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Harvard to curtail major land purchases in Allston

FAUST ON FISCAL RESPONSIBILITY 'We don't look at the endowment as an endless source of funds,' said Drew Faust, Harvard president. FAUST ON FISCAL RESPONSIBILITY
"We don't look at the endowment as an endless source of funds," said Drew Faust, Harvard president.
By Tracy Jan
Globe Staff / February 26, 2009
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Harvard's president, Drew Faust, said yesterday that the university owns nearly all the land it needs to expand in Allston, but she stopped short of pledging a moratorium on acquisitions in the neighborhood, where residents are increasingly vexed by decaying Harvard-owned parcels as development plans are put on hold.

"The great bulk of our land purchasing has happened," Faust said. "There may be a few discrete parcels that could be involved in rounding that out, so we don't want to make a commitment to no further acquisitions."

The university, which already owns more than 350 acres in Allston, is dramatically slowing its development plans in the industrial neighborhood amid the recession. Last week, Faust announced Harvard's intention to delay, and possibly halt, the completion of a $1 billion science complex originally scheduled to open in 2011. With multiple Harvard-owned properties languishing, Allston residents had asked for a cessation on new land purchases.

In a wide-ranging interview with Globe reporters and editors yesterday, Faust said the university is committed to renting out or sprucing up its vacant lots and buildings. "We certainly recognize that sentiment," Faust said.

She acknowledged that Harvard's slowdown in development across the Charles River should be accompanied by new efforts to make university-owned properties more attractive and useful to the community.

Mayor Thomas M. Menino said yesterday that Harvard should give the city an outline of its plans to improve the neighborhood. He plans to send Faust a letter today, specifying conditions that he said would protect and advance the interests of both the university and Allston.

"We want to insure . . . that the actions by Harvard in the community are universally understood to be responsible actions of an institutional partner committed to the community, and not a series of ill-considered, opportunistic pursuits precipitated by the weakened economy," the letter says.

Menino is asking Harvard for a timeline for completing community improvements in Allston and a report on the condition of its Allston properties, along with plans to keep them in use while development is delayed.

"There's lots of abandoned property over there," Menino said in a phone interview yesterday. "What is Harvard's commitment to the neighborhood?"

The university had tried to rebuild neighborhood trust over the last decade, since disclosing in 1997 that it had secretly acquired 52 acres through a third party. But since the announcement of the science complex delays, tensions have resurfaced.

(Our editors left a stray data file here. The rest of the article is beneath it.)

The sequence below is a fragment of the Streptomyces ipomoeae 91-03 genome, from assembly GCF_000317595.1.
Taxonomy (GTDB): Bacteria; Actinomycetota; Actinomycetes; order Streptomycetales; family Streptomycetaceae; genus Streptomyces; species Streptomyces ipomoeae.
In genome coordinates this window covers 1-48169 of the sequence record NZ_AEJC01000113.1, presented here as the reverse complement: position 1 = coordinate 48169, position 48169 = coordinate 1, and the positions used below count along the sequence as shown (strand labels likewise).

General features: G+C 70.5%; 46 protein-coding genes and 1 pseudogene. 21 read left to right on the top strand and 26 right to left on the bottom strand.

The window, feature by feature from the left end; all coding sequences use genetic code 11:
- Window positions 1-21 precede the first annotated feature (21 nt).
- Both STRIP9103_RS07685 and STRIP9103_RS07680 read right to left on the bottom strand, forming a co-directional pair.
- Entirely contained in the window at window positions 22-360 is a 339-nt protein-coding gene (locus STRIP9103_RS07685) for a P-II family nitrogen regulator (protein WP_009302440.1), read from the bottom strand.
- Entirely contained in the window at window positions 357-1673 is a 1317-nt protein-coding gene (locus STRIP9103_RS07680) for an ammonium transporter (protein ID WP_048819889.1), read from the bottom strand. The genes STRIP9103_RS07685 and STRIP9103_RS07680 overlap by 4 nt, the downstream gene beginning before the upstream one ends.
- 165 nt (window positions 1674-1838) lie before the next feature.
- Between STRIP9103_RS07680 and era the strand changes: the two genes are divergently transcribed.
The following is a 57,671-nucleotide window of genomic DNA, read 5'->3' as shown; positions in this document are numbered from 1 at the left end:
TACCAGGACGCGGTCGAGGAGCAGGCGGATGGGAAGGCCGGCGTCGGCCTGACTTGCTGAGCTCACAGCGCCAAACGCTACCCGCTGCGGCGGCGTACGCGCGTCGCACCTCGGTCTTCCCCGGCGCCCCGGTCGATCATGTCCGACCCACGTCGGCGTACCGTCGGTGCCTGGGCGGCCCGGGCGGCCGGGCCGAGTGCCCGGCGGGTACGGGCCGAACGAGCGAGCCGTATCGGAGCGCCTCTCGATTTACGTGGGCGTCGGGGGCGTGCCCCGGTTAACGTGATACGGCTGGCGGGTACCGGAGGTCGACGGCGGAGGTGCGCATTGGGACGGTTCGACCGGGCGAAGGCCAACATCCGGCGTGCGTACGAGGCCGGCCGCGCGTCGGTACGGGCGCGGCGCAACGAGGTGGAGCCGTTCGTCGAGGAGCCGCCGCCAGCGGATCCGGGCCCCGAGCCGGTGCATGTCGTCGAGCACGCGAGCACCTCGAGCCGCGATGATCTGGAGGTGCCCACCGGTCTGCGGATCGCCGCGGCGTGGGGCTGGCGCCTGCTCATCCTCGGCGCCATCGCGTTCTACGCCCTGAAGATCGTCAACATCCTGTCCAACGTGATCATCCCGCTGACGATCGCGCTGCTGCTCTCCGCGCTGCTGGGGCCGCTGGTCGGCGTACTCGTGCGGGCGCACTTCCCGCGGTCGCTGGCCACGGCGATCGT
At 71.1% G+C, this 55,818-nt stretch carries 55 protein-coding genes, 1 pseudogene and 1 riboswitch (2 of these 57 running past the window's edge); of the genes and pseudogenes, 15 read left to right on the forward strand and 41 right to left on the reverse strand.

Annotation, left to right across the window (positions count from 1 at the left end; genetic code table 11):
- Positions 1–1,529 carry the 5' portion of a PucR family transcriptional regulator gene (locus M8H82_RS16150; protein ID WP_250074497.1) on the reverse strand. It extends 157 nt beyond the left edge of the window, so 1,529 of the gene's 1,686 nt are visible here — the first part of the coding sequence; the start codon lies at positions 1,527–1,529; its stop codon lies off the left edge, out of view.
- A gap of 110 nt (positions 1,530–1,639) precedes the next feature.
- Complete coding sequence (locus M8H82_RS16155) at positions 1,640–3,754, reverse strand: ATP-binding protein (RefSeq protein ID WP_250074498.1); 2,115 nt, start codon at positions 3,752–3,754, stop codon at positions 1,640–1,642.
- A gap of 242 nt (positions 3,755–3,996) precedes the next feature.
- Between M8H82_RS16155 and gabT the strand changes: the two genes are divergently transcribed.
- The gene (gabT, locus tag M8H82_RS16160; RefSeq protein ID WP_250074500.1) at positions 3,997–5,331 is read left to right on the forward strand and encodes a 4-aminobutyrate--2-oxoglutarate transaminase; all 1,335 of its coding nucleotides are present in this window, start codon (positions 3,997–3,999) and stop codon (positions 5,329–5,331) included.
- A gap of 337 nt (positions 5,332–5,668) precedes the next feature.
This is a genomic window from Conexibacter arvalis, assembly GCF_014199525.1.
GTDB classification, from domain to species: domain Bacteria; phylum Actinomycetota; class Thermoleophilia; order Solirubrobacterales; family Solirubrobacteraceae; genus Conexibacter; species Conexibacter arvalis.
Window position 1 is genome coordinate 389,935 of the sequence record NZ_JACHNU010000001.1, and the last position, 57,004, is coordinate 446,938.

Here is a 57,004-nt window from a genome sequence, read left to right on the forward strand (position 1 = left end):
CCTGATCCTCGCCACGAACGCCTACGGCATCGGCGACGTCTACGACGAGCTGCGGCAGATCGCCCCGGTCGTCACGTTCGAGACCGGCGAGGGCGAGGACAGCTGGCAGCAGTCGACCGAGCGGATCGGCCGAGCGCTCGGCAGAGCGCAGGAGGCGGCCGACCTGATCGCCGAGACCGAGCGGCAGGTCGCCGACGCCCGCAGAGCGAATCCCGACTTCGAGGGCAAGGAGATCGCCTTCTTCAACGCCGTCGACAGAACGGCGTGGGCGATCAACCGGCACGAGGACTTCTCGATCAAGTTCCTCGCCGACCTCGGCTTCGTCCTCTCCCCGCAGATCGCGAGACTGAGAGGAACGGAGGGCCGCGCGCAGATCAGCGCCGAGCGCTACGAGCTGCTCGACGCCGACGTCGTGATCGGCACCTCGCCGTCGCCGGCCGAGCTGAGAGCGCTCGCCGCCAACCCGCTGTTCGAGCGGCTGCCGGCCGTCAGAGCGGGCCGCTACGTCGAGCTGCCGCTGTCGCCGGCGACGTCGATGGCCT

"There was a lot of hope that the science center would bring some life back into the neighborhood," said Paul Berkeley, president of the Allston Civic Association. "Harvard could repair some of the damage done to the relationship by getting out there and working hard at putting people back into these buildings. It's really important that they get started on this now."

While Harvard, with an endowment reported at $36.9 billion as of last June, remains the wealthiest university in the world, Faust said it would be irresponsible to draw upon the endowment to complete the science complex. Capital projects, she said, are paid for through a combination of philanthropy and debt, which must then be repaid.

The endowment is expected to shrink to $26 billion by July, she said. And the university draws $1.4 billion from the endowment to fund its $3.5 billion annual operating budget.

"We don't look at the endowment as an endless source of funds," Faust said. "The art of endowment management is balancing the claims of the present against the obligations to the future."

During the interview, Faust also reflected on her 19-month tenure. She reaffirmed her commitment to the liberal arts, saying a broad-based education that teaches students to think critically, challenge the status quo, and ask hard questions is more important now than ever.

"It's a luxury that people cannot afford to do without," she said.

Despite the global financial crisis, Faust said Harvard will move forward with initiatives she had planned since taking over in 2007, though more slowly than she had expected. She said she has made the arts a priority and hopes to expand arts facilities and add more art courses, including a master of fine arts degree. She would also like to add and redesign common spaces on campus to encourage students and faculty to gather across disciplines and houses.

"It's been an unexpected year," said Faust, who sees her presidency like a marriage - something she is committed to "for richer or poorer, for better or for worse. I signed on for whatever hand I was going to be dealt."

Tracy Jan can be reached at tjan@globe.com.

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